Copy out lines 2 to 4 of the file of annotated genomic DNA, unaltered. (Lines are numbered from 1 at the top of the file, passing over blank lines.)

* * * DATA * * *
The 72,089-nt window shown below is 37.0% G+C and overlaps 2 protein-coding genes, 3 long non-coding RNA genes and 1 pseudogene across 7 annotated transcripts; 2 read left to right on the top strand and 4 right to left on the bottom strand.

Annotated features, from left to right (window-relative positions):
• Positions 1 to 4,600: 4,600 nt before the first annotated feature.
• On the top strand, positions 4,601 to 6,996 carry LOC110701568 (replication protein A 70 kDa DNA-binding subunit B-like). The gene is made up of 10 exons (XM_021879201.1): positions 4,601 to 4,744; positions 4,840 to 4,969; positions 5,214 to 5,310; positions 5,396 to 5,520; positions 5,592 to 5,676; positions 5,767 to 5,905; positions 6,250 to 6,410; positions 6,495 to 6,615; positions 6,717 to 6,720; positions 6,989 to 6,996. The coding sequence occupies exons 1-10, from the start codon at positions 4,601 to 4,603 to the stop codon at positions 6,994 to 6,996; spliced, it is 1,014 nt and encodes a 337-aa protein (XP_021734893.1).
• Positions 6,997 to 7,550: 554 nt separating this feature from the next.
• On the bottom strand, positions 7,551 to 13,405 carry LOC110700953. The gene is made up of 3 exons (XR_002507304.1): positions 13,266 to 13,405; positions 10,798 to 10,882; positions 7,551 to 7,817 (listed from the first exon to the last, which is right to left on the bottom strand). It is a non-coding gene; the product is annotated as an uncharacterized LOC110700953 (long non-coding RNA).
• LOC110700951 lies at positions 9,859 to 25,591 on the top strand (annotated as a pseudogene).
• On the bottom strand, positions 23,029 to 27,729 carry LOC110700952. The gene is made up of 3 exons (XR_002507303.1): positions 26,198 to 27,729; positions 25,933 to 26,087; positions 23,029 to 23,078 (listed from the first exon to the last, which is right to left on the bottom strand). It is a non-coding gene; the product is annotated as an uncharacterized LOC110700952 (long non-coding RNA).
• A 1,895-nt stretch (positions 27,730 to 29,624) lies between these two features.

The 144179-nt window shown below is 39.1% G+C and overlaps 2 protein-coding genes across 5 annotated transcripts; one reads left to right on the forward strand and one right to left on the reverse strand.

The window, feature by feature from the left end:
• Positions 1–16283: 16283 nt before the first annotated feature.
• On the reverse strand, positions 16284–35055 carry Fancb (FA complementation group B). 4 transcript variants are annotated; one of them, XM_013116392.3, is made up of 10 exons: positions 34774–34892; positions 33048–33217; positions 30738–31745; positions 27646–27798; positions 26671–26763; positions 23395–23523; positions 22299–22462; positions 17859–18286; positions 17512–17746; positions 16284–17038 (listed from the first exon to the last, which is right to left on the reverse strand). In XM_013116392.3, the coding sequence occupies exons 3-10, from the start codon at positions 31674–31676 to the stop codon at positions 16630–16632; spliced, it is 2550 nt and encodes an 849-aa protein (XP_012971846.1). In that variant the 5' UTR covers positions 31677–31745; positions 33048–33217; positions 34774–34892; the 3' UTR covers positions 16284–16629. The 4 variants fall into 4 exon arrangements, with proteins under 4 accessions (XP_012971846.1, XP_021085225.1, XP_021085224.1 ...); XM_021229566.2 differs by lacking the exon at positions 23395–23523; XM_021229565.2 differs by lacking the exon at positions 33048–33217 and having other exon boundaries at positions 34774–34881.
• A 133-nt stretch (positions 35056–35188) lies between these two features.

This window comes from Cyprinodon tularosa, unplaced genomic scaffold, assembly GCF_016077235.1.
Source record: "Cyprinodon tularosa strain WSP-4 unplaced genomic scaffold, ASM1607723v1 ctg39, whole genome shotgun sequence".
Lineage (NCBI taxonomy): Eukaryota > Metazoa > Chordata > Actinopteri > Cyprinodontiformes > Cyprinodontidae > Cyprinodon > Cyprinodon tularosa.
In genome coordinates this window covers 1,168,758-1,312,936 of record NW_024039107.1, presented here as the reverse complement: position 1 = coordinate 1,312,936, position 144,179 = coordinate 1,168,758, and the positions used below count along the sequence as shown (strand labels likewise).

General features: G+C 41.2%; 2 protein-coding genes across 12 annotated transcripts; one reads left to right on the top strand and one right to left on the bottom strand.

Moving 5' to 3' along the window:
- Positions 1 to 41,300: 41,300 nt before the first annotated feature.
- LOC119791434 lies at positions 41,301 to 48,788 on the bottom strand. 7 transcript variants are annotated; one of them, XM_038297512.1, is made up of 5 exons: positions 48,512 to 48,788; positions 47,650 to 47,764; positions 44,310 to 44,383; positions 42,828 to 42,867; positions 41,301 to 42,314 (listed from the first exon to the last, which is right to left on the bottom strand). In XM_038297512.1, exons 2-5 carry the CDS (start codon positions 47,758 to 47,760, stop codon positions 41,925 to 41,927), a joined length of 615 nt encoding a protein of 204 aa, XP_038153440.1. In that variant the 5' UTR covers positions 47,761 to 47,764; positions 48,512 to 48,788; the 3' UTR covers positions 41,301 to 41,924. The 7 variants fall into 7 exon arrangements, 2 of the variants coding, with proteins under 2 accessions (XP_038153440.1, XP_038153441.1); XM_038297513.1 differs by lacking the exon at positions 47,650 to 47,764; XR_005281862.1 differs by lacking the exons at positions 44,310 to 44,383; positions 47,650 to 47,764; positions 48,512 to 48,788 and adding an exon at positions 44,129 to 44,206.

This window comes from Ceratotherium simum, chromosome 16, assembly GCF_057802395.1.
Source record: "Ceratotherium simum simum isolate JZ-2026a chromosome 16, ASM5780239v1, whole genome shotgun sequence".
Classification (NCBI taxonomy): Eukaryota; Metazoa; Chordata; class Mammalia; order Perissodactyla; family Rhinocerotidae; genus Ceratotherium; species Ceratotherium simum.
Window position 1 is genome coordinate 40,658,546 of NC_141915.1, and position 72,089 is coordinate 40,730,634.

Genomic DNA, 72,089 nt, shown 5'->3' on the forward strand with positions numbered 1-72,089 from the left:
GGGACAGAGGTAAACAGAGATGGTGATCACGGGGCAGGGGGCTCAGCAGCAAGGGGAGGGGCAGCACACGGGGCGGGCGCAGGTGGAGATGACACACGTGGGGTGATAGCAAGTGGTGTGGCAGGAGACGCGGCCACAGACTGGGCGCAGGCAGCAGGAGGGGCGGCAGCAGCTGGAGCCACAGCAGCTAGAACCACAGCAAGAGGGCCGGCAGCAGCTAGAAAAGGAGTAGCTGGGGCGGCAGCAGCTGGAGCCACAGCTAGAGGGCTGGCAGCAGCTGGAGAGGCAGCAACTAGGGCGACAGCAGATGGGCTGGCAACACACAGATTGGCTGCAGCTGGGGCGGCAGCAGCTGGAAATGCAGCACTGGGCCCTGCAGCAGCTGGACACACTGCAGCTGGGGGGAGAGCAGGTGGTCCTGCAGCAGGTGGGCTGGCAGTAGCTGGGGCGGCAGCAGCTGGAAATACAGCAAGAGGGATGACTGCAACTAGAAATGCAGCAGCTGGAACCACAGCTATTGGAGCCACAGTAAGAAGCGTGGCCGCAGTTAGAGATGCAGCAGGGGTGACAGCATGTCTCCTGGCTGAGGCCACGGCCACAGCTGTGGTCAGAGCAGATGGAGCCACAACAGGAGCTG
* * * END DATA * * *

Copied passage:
Annotated features, from left to right (window-relative positions):
• Positions 1 to 4,600: 4,600 nt before the first annotated feature.
• On the top strand, positions 4,601 to 6,996 carry LOC110701568 (replication protein A 70 kDa DNA-binding subunit B-like). The gene is made up of 10 exons (XM_021879201.1): positions 4,601 to 4,744; positions 4,840 to 4,969; positions 5,214 to 5,310; positions 5,396 to 5,520; positions 5,592 to 5,676; positions 5,767 to 5,905; positions 6,250 to 6,410; positions 6,495 to 6,615; positions 6,717 to 6,720; positions 6,989 to 6,996. The coding sequence occupies exons 1-10, from the start codon at positions 4,601 to 4,603 to the stop codon at positions 6,994 to 6,996; spliced, it is 1,014 nt and encodes a 337-aa protein (XP_021734893.1).